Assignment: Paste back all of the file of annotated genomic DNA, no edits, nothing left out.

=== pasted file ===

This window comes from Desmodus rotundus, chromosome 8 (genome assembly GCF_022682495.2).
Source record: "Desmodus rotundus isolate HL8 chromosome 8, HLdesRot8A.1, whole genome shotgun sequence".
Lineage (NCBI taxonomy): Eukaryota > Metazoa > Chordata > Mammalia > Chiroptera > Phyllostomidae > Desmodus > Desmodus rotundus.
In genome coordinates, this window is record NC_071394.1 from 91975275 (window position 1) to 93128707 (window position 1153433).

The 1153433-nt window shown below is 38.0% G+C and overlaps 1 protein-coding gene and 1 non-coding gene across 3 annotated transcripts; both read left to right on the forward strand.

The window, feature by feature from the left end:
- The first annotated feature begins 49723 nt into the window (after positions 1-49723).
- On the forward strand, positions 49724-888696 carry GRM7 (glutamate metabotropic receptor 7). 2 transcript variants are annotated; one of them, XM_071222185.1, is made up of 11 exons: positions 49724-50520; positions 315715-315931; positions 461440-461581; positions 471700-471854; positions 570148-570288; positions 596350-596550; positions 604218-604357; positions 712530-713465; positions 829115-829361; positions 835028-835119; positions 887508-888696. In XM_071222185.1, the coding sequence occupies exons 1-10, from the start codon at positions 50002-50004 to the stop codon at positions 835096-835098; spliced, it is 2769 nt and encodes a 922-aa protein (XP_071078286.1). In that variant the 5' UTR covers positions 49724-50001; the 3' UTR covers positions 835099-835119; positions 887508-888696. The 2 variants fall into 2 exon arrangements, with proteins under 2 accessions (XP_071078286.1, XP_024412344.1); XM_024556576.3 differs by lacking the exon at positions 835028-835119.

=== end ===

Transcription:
This window comes from Desmodus rotundus, chromosome 8 (genome assembly GCF_022682495.2).
Source record: "Desmodus rotundus isolate HL8 chromosome 8, HLdesRot8A.1, whole genome shotgun sequence".
Lineage (NCBI taxonomy): Eukaryota > Metazoa > Chordata > Mammalia > Chiroptera > Phyllostomidae > Desmodus > Desmodus rotundus.
In genome coordinates, this window is record NC_071394.1 from 91975275 (window position 1) to 93128707 (window position 1153433).

The 1153433-nt window shown below is 38.0% G+C and overlaps 1 protein-coding gene and 1 non-coding gene across 3 annotated transcripts; both read left to right on the forward strand.

The window, feature by feature from the left end:
- The first annotated feature begins 49723 nt into the window (after positions 1-49723).
- On the forward strand, positions 49724-888696 carry GRM7 (glutamate metabotropic receptor 7). 2 transcript variants are annotated; one of them, XM_071222185.1, is made up of 11 exons: positions 49724-50520; positions 315715-315931; positions 461440-461581; positions 471700-471854; positions 570148-570288; positions 596350-596550; positions 604218-604357; positions 712530-713465; positions 829115-829361; positions 835028-835119; positions 887508-888696. In XM_071222185.1, the coding sequence occupies exons 1-10, from the start codon at positions 50002-50004 to the stop codon at positions 835096-835098; spliced, it is 2769 nt and encodes a 922-aa protein (XP_071078286.1). In that variant the 5' UTR covers positions 49724-50001; the 3' UTR covers positions 835099-835119; positions 887508-888696. The 2 variants fall into 2 exon arrangements, with proteins under 2 accessions (XP_071078286.1, XP_024412344.1); XM_024556576.3 differs by lacking the exon at positions 835028-835119.